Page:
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Developing precision irrigation for field scale vegetable production, linking in-field moisture sensing, wireless networks and variable rate application technology - HL0196

Irrigation of field vegetables has changed relatively little over the last 3 decades. However, rising energy costs and supermarket demands for premium quality produce are forcing growers to address the impacts of irrigation variability (non-uniformity) on crop quality whilst simultaneously reducing energy and water consumption. This issue is important for the UK and internationally. Field vegetables are the most important crop in the UK after potatoes in terms of irrigated area and crop value. Nearly three-quarters are irrigated using overhead methods which are inefficient in energy and water use, with consequent impacts on crop quality. Whilst drip irrigation can improve water efficiency and crop quality in some sectors it is not the solution for field-scale horticulture, where sequential plantings and rotational cropping are better suited to portable overhead systems. Water regulation is also impacting on production, with water availability and reliability likely to become major constraints on horticultural businesses. Growers will have to demonstrate efficient and sustainable use of water to renew their abstraction licences and comply with supermarket grower protocols. Developing innovative approaches to combine knowledge of soil, crop and equipment management practices to reduce the variability in crop quality through precision irrigation is an industry priority.

The aim of this project is to develop an intelligent irrigation management system, integrating soil moisture sensing, wireless communication and variable delivery technology, to improve crop quality and reduce water consumption and other environmental impacts. Using irrigation trigger points at defined physiological set points combined with a precision application system will enable significant water savings in field-scale horticultural production, with an associated reduction in nutrient leaching and energy used for pumping.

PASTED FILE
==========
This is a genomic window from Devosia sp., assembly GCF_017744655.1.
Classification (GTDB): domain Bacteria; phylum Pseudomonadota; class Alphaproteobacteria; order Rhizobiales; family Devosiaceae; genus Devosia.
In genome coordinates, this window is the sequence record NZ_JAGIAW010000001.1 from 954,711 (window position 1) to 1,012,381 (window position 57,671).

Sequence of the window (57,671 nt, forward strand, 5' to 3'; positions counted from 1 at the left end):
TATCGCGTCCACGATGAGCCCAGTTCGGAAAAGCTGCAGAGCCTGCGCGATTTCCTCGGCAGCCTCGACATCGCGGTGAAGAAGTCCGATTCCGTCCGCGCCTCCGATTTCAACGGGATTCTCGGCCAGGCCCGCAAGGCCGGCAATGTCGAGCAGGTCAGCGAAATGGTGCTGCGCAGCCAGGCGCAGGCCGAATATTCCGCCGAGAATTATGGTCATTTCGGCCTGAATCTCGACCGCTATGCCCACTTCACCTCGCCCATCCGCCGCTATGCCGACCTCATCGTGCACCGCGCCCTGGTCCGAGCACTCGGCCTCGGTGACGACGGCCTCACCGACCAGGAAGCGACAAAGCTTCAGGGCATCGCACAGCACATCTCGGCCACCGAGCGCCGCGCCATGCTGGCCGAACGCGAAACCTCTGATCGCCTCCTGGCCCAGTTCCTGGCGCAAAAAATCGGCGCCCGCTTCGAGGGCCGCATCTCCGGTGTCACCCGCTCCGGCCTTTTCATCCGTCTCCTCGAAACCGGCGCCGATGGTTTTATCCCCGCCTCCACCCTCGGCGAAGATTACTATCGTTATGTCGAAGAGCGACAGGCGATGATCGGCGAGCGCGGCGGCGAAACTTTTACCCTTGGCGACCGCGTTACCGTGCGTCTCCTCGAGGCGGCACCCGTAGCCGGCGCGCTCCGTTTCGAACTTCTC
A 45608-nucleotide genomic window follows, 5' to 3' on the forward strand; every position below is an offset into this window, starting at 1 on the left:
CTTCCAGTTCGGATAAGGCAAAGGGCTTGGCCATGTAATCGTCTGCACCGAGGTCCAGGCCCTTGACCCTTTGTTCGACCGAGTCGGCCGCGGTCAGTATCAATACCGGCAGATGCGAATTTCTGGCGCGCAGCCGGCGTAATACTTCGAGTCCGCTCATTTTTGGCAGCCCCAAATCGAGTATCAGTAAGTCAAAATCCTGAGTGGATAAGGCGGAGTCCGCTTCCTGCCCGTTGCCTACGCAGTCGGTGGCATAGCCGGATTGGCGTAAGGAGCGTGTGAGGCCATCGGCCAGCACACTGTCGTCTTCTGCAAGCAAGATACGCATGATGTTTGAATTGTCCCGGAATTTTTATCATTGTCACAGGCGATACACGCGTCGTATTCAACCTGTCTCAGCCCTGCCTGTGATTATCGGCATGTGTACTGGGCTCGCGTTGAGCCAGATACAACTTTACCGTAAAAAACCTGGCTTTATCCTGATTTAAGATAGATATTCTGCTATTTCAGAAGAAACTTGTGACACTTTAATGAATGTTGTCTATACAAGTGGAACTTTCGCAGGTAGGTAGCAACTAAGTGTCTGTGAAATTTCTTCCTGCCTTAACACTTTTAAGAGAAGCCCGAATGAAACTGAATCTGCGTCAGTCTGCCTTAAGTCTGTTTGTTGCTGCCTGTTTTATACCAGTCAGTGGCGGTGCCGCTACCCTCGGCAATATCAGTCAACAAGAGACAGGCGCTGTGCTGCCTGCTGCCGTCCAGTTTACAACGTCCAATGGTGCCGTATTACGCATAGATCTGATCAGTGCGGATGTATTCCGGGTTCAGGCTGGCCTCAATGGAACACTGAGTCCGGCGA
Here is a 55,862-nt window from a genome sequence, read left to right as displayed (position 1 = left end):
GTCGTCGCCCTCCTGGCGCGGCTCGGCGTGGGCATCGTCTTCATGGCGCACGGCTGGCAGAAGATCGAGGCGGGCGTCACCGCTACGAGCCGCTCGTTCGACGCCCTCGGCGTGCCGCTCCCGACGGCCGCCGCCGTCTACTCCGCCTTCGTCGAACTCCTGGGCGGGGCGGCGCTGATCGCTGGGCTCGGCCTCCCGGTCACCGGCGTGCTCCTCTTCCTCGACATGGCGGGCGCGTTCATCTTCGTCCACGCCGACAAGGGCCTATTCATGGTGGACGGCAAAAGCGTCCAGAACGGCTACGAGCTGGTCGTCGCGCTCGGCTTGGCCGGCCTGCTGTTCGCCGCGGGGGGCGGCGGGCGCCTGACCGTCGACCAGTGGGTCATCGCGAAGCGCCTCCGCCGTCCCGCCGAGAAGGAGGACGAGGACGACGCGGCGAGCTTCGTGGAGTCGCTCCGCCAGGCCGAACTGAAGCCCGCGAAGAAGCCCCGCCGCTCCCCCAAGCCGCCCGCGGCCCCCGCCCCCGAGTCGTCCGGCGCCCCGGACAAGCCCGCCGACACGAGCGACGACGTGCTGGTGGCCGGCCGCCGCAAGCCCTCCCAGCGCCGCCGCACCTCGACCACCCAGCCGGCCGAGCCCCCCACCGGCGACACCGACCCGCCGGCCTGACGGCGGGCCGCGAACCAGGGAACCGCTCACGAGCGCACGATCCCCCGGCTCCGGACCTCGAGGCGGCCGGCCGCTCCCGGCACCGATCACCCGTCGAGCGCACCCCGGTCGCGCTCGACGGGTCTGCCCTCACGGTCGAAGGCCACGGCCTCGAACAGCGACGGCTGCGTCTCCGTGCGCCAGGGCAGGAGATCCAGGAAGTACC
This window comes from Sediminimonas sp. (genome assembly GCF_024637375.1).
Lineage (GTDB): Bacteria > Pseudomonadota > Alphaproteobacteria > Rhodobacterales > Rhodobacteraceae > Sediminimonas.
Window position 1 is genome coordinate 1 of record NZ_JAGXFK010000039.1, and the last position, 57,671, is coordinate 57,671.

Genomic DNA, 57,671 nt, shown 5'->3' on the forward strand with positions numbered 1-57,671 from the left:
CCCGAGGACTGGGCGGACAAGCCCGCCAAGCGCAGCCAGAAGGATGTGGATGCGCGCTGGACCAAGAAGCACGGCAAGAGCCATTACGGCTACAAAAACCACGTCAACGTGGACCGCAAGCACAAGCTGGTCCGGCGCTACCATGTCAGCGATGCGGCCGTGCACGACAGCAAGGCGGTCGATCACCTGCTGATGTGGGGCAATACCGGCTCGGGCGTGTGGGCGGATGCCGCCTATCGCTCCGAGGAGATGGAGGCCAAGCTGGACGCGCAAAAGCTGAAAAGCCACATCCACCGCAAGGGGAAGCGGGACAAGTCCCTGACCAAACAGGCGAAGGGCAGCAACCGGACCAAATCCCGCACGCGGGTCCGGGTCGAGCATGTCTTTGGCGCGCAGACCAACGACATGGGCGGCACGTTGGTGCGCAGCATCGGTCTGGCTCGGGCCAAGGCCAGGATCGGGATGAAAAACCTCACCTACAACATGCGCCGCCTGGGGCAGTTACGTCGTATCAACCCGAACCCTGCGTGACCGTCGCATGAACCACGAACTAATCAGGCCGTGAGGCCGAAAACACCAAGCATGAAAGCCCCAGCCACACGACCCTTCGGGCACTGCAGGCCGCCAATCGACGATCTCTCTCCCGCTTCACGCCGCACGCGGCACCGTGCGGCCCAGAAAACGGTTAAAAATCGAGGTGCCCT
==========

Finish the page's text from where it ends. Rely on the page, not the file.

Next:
We will use small-scale instrumented experimental sites to (i) design, develop and test a real time wireless soil moisture sensor array, and (ii) evaluate the role of plant water status measurement techniques (including thermal imaging) for monitoring varying levels of crop water stress, using lettuces and onions as reference crops. The crop measurements will be used to calibrate the soil moisture sensor readings to define trigger irrigation points. Technologies for applying water variably from booms and valved sprinklers and their associated control systems will be then developed and tested under bare soil conditions. The soil sensing, crop monitoring and variable application technologies will be coupled to form a ‘closed loop system’ which will be evaluated under contrasting crop, soil and agroclimatic conditions at two grower sites. This will include an assessment of system performance, practicality (ease of management), impacts on yield and post harvest quality, and economic appraisal. The fieldwork will inform decisions regarding technology transfer to other horticultural crops.
Project Documents
• Abstract : HL0196 Abstract   (14k)
Time-Scale and Cost
From: 2010

To: 2014

Cost: £320,249
Contractor / Funded Organisations
G Marketing, Plantsystems, PDM Produce (UK), UK Irrigation Association, AHDB-Horticulture, Briggs Irrigation, Wroot Water Systems, Elveden Estate Ltd, Adcon Telemetry, University - Lancaster, University - Harper Adams Agricultural College, University - Cranfield, VCS Agronomy, Horticultural Development Council